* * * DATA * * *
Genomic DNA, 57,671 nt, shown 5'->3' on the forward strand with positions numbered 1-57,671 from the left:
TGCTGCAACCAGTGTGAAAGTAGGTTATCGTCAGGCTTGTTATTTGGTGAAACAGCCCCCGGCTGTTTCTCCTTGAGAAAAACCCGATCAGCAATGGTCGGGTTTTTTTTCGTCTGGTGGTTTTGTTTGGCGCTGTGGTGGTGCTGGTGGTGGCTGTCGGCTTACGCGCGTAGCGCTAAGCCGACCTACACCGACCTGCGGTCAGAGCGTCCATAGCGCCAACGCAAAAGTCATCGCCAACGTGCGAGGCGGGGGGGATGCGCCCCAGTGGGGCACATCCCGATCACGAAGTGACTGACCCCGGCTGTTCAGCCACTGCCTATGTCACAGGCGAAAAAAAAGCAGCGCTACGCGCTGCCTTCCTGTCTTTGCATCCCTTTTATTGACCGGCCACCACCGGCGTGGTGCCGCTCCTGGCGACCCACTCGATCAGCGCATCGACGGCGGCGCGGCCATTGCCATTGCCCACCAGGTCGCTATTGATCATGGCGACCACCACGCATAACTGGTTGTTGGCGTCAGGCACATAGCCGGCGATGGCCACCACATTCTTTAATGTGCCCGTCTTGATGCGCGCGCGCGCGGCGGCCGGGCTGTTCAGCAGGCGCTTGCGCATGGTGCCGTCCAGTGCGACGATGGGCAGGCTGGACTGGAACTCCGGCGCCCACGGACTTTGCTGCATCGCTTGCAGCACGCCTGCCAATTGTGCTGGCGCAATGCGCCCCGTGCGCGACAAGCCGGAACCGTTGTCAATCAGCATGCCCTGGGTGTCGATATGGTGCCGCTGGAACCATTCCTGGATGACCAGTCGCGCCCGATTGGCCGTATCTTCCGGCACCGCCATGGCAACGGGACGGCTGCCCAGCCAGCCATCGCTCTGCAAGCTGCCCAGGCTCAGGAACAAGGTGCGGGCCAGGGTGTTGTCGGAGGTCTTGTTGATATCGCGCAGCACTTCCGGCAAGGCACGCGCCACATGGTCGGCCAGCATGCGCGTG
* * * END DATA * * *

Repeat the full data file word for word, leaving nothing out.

Genomic DNA, 57,671 nt, shown 5'->3' on the forward strand with positions numbered 1-57,671 from the left:
TGCTGCAACCAGTGTGAAAGTAGGTTATCGTCAGGCTTGTTATTTGGTGAAACAGCCCCCGGCTGTTTCTCCTTGAGAAAAACCCGATCAGCAATGGTCGGGTTTTTTTTCGTCTGGTGGTTTTGTTTGGCGCTGTGGTGGTGCTGGTGGTGGCTGTCGGCTTACGCGCGTAGCGCTAAGCCGACCTACACCGACCTGCGGTCAGAGCGTCCATAGCGCCAACGCAAAAGTCATCGCCAACGTGCGAGGCGGGGGGGATGCGCCCCAGTGGGGCACATCCCGATCACGAAGTGACTGACCCCGGCTGTTCAGCCACTGCCTATGTCACAGGCGAAAAAAAAGCAGCGCTACGCGCTGCCTTCCTGTCTTTGCATCCCTTTTATTGACCGGCCACCACCGGCGTGGTGCCGCTCCTGGCGACCCACTCGATCAGCGCATCGACGGCGGCGCGGCCATTGCCATTGCCCACCAGGTCGCTATTGATCATGGCGACCACCACGCATAACTGGTTGTTGGCGTCAGGCACATAGCCGGCGATGGCCACCACATTCTTTAATGTGCCCGTCTTGATGCGCGCGCGCGCGGCGGCCGGGCTGTTCAGCAGGCGCTTGCGCATGGTGCCGTCCAGTGCGACGATGGGCAGGCTGGACTGGAACTCCGGCGCCCACGGACTTTGCTGCATCGCTTGCAGCACGCCTGCCAATTGTGCTGGCGCAATGCGCCCCGTGCGCGACAAGCCGGAACCGTTGTCAATCAGCATGCCCTGGGTGTCGATATGGTGCCGCTGGAACCATTCCTGGATGACCAGTCGCGCCCGATTGGCCGTATCTTCCGGCACCGCCATGGCAACGGGACGGCTGCCCAGCCAGCCATCGCTCTGCAAGCTGCCCAGGCTCAGGAACAAGGTGCGGGCCAGGGTGTTGTCGGAGGTCTTGTTGATATCGCGCAGCACTTCCGGCAAGGCACGCGCCACATGGTCGGCCAGCATGCGCGTG